This is a multi-part blog post dealing with what you need to know about Texas domestic violence laws. I will discuss the issues upon arrest & consequences of a conviction or plea bargain in Texas domestic violence cases.
What is domestic violence?
Domestic violence is defined as “an act by a member of a family or household against another member of the family or household that is intended to result in physical harm, bodily injury, assault, or sexual assault or that is a threat that reasonably places the member in fear of imminent physical harm, bodily injury, assault, or sexual assault, but does not include defensive measures to protect oneself.” Tex. Fam. Code § 71.004.
What is a domestic violence offense?
There is not a Texas penal code statute entitled “Assault — Domestic Violence.” Despite what offense may have been written on the magistrate’s warning or bail bond, the actual offense is typically for “Assault.” In Texas, an assault offense can range from a Class C misdemeanor (similar to traffic citation) to a felony. The charge is a Class C misdemeanor if the physical contact is merely regarded as “offensive” or “provocative.” In those situations, the suspect usually receives a citation and promises to appear later in a Municipal Court where the maximum punishment is by fine up to $500.
The vast majority of family violence cases are charged as Class A misdemeanors in which it is alleged the defendant caused “bodily injury” to the victim. In cases in which “serious bodily injury” is alleged, the offense is characterized as a felony. It also will be a felony if “the defendant has been previously convicted of an offense against a member of the defendant’s family or household.”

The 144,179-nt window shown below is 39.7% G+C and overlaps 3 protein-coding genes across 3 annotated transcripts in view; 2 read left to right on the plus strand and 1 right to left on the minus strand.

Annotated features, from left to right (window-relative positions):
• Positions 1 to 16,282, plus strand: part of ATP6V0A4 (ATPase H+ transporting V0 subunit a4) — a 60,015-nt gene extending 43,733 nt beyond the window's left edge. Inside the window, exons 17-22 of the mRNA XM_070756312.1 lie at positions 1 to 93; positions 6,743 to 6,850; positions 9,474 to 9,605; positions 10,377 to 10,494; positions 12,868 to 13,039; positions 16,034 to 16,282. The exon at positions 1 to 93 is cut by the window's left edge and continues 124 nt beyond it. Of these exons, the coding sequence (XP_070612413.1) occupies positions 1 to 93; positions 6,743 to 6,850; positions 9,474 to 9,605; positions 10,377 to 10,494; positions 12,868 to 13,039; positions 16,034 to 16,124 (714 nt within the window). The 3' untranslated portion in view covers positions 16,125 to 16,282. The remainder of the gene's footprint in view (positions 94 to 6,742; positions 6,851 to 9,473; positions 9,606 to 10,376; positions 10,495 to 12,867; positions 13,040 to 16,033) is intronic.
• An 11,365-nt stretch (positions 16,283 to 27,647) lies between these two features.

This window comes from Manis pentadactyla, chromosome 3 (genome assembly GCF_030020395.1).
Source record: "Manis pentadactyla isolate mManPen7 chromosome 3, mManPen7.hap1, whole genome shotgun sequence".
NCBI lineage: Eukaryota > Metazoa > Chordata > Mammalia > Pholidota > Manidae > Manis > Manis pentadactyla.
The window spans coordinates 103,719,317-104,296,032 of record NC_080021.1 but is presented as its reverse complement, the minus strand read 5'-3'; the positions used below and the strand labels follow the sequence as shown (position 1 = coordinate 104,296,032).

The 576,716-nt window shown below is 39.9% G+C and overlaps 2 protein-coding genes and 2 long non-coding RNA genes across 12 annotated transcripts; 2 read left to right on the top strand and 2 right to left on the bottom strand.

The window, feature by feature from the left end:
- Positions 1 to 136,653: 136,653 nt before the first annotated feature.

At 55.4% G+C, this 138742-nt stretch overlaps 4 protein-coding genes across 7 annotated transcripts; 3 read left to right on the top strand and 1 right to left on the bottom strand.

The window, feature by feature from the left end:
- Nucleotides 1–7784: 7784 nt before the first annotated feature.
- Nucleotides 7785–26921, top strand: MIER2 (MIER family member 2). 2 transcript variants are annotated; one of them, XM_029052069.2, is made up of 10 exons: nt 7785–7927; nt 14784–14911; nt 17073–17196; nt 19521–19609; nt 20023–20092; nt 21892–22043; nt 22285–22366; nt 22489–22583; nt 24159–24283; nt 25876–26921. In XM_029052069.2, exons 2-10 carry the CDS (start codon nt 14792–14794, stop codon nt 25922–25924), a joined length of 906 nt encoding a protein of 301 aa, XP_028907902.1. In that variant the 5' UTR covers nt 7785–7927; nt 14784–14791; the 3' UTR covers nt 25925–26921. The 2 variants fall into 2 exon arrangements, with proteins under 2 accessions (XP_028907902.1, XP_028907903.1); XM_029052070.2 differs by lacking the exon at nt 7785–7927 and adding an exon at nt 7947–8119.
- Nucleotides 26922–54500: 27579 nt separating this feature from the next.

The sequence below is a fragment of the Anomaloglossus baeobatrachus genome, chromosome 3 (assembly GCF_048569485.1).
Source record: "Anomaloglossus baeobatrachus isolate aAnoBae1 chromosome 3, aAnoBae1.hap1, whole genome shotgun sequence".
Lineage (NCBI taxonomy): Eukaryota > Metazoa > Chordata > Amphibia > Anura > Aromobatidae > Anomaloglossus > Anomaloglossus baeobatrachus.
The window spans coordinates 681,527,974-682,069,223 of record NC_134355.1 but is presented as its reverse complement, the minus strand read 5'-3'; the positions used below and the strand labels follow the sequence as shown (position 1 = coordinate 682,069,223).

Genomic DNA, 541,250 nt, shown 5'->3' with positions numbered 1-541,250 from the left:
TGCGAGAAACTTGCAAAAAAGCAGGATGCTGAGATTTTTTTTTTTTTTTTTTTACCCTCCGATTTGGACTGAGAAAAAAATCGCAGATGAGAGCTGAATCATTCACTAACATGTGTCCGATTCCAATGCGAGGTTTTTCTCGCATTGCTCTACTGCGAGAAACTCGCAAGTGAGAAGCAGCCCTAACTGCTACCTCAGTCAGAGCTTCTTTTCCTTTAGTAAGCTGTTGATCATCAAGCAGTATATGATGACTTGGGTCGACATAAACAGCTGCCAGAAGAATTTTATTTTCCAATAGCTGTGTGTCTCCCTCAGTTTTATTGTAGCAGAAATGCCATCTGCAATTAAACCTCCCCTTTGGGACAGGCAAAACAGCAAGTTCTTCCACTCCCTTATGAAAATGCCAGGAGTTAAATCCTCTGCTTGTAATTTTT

What evidence do the police need to make an arrest?
An officer must arrest if probable cause exists to believe that bodily injury has occurred.
Do the police need a warrant to arrest me?
Texas state law authorizes the police to make an arrest without a warrant of:
“persons who the peace officer has probable cause to believe have committed an assault resulting in bodily injury to a member of the person’s family or household.” Tex. Code. Crim. Proc. Art. 14.03 (a) (4).
This legal authorization leads to an automatic arrest or “zero tolerance” policy by many police departments. Once a call for assistance was made to a “911” operator regarding a domestic disturbance, someone is going to jail if there is any evidence, credible or not, of bodily injury.
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